Wednesday, 20 April 2011

Mother of the Bride (7)

There are some loose ends to tie up. Traditionally, the MotB would have spent the days after the wedding sending out small portions of wedding cake by post and sitting at her bureau writing notes of thanks to the guests. The modern MotB has other preoccupations; focusing back at work, catching up on e-mails and updating her blog. Here is the poem I wrote and read as part of the ceremony. To fully understand the references, it's necessary to know that the groom is a designer who provides the graphics behind performers on stage. The bride is a town planner.

From the Start

Her first day, a new year, born to snow on mountains,
In the next crib a child called ‘One Owl’.

Then, she reaches out her small hand for a cherry.
There is an unseen friend; musical notes and stories
spin towards the spaces where we live.

His first day, born into falling leaves and a burnished sky.
Days filled with lego and alien wars, fights between brothers.
Now he creates new worlds, a stage for different stars.

Their paths, so diverse, came to this first day.
She is only just more beautiful than the day of her birth,
He, a grown man with soft eyes and a gentle smile

A marriage on a day in spring, you reach out in joy and hope.
Today, a new start for your new love.

Morag Gornall
April 2011

Tuesday, 19 April 2011

Mother of the Bride (6)

I'm rather fond of Hitchin. Any small town that can produce a pink bra in my size at 9.15 am on a Saturday morning is worth a visit. I felt as if I were in Europe; the sun shone on the square, cafe owners were laying out their tables and chairs, there was a market and an ancient church. But I wasn't on holiday, it was my daughter's wedding day and the bra-hunt plus dragging my husband away from further work on his speech made us late arriving in Royston for the hair and make-up session. It is every bride's privilege to be nervous and stressed. It is a parent's duty to protect their daughter from stress On Her Wedding Day. Enough said.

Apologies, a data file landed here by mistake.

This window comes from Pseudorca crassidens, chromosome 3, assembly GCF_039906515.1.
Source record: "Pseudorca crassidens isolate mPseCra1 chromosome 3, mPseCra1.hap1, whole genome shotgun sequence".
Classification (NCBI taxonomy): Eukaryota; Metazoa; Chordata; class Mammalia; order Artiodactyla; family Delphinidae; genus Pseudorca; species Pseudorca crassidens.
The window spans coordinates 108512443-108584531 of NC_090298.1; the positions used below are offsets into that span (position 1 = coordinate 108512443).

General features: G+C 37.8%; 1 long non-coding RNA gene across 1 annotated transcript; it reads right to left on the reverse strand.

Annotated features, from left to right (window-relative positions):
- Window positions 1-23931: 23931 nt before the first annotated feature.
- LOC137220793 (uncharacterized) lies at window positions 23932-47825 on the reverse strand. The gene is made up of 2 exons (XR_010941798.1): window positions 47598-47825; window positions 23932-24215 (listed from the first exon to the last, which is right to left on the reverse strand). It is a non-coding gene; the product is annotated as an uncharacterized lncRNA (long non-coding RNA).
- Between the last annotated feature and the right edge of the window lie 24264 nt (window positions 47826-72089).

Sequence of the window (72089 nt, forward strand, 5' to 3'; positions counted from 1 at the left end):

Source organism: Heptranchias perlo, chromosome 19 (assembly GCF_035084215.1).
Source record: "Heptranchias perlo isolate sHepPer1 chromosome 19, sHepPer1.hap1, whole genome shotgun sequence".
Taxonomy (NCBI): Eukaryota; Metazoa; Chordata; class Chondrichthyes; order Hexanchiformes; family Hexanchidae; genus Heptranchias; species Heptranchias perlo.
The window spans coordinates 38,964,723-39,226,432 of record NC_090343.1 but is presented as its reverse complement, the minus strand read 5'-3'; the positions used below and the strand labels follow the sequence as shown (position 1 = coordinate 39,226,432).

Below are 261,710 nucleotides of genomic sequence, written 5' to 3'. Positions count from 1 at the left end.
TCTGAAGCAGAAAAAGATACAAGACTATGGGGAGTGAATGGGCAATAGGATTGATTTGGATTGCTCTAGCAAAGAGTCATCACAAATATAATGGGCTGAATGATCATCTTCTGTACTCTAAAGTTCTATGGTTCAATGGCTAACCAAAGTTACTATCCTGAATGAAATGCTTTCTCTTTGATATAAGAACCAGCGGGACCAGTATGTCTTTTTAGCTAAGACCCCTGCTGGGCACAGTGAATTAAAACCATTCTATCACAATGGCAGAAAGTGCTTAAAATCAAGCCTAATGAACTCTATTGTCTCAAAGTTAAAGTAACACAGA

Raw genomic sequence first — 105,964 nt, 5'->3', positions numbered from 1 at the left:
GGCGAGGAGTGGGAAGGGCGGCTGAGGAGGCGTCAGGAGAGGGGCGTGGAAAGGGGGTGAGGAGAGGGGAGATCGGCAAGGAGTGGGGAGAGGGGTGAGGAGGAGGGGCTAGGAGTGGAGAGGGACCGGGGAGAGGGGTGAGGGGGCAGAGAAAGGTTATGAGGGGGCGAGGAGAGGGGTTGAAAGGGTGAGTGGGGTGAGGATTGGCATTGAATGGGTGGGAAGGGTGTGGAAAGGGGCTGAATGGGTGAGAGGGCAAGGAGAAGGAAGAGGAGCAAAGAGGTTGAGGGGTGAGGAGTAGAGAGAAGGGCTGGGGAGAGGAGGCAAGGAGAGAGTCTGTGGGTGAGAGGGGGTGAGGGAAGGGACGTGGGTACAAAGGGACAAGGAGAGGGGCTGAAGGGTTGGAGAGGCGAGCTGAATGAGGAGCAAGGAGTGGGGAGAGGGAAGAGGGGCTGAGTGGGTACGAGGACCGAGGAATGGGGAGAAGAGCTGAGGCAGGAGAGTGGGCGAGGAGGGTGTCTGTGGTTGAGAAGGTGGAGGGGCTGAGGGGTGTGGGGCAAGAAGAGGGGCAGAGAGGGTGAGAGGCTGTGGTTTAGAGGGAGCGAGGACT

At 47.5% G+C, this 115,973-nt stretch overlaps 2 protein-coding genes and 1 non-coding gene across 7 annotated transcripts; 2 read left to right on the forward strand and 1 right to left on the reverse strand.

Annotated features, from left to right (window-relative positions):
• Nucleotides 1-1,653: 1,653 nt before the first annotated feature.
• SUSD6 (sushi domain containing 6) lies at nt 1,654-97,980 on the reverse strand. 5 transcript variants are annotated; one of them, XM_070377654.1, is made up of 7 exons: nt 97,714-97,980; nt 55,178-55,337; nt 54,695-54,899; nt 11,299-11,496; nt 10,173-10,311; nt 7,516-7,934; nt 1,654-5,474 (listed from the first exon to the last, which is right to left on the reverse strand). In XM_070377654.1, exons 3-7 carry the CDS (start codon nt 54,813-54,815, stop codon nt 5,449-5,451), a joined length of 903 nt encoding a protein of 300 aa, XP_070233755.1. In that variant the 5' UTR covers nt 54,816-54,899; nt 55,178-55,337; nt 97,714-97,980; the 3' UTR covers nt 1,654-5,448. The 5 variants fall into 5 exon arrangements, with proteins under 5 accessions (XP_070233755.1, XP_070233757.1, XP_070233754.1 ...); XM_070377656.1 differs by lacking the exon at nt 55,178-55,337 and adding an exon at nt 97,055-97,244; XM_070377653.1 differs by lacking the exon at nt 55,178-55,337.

To avoid any further parent-induced anxiety, The Bride and her father set off too early for the wedding and spent half an hour waiting in a lay-by in the Rolls Royce, while the rest of us, including the groom, gathered in hushed anticipation at Hitchin Priory Hotel for her imminent arrival.
The magic of a wedding is the suspension of belief, when a young woman who only hours before wore jeans, appears in front of her friends and family like a vision from an Edwardian watercolour. As she walked down the aisle my heart ended up in my throat. I found the honest words of the civil ceremony powerful.
Once the wedding ceremony was over, the rest of the day wound down through various stages of relaxation. After the photographs, most of the guests could relax. After the speeches, the key players could relax, once the first dance was over, The Bride and her new husband could finally relax. At the end of the day, when we released magic lanterns, everyone was relaxed, tired and possibly somewhat 'emotional'.
The Bride's father's speech showed the effort he had made but there was a moment of panic when after ten minutes he had only spoken of her first year. The guests exchanged anxious, sideways glances; there were thirty years still to be covered. Luckily, his precis skills redeemed the intervening period.
My favourite moments were a speech by The Bride, where she included a poem by Joyce Grenfell which I will try to post on my next blog, my first glass of champagne and watching my husband produce her baby wellington boots from his pocket. I loved the sunshine, the green parkland, the spring flowers and embraced her four grandparents who had faced a long and difficult journey to be there. The day was solemn, yet graced with humour; the couple walked back down the aisle to Abba's 'Waterloo' and their first dance was to the Eastenders theme tune. Like every MotB, I was filled with pride and joy for her, her new husband and their brothers and friends who cared for and supported them through the day. But like every MotB there was also a quiet moment of regret for the years that have passed.